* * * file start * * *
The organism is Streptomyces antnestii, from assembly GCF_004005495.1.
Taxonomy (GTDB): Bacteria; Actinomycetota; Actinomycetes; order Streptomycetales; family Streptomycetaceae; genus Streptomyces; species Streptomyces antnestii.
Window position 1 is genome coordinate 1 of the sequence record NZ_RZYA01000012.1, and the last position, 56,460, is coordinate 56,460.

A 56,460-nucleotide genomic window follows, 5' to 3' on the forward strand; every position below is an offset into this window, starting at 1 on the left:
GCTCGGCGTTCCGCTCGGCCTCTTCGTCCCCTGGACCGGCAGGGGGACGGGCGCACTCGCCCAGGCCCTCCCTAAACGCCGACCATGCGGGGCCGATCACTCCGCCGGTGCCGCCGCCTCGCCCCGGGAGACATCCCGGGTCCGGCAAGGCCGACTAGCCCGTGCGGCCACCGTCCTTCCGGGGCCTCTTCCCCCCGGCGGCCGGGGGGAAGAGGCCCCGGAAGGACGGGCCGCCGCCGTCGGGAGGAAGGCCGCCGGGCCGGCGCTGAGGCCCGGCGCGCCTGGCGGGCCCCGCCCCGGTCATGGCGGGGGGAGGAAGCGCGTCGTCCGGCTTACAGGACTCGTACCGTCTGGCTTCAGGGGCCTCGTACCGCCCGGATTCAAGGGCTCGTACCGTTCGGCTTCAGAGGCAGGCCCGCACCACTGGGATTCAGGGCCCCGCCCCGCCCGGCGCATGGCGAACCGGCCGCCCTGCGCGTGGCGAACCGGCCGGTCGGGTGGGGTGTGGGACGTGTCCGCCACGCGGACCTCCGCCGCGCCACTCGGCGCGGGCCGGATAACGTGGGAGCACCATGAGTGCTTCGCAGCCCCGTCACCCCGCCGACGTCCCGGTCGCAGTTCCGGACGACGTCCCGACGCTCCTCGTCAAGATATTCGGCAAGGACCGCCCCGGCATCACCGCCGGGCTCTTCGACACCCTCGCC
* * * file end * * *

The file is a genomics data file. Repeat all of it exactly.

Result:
The organism is Streptomyces antnestii, from assembly GCF_004005495.1.
Taxonomy (GTDB): Bacteria; Actinomycetota; Actinomycetes; order Streptomycetales; family Streptomycetaceae; genus Streptomyces; species Streptomyces antnestii.
Window position 1 is genome coordinate 1 of the sequence record NZ_RZYA01000012.1, and the last position, 56,460, is coordinate 56,460.

A 56,460-nucleotide genomic window follows, 5' to 3' on the forward strand; every position below is an offset into this window, starting at 1 on the left:
GCTCGGCGTTCCGCTCGGCCTCTTCGTCCCCTGGACCGGCAGGGGGACGGGCGCACTCGCCCAGGCCCTCCCTAAACGCCGACCATGCGGGGCCGATCACTCCGCCGGTGCCGCCGCCTCGCCCCGGGAGACATCCCGGGTCCGGCAAGGCCGACTAGCCCGTGCGGCCACCGTCCTTCCGGGGCCTCTTCCCCCCGGCGGCCGGGGGGAAGAGGCCCCGGAAGGACGGGCCGCCGCCGTCGGGAGGAAGGCCGCCGGGCCGGCGCTGAGGCCCGGCGCGCCTGGCGGGCCCCGCCCCGGTCATGGCGGGGGGAGGAAGCGCGTCGTCCGGCTTACAGGACTCGTACCGTCTGGCTTCAGGGGCCTCGTACCGCCCGGATTCAAGGGCTCGTACCGTTCGGCTTCAGAGGCAGGCCCGCACCACTGGGATTCAGGGCCCCGCCCCGCCCGGCGCATGGCGAACCGGCCGCCCTGCGCGTGGCGAACCGGCCGGTCGGGTGGGGTGTGGGACGTGTCCGCCACGCGGACCTCCGCCGCGCCACTCGGCGCGGGCCGGATAACGTGGGAGCACCATGAGTGCTTCGCAGCCCCGTCACCCCGCCGACGTCCCGGTCGCAGTTCCGGACGACGTCCCGACGCTCCTCGTCAAGATATTCGGCAAGGACCGCCCCGGCATCACCGCCGGGCTCTTCGACACCCTCGCC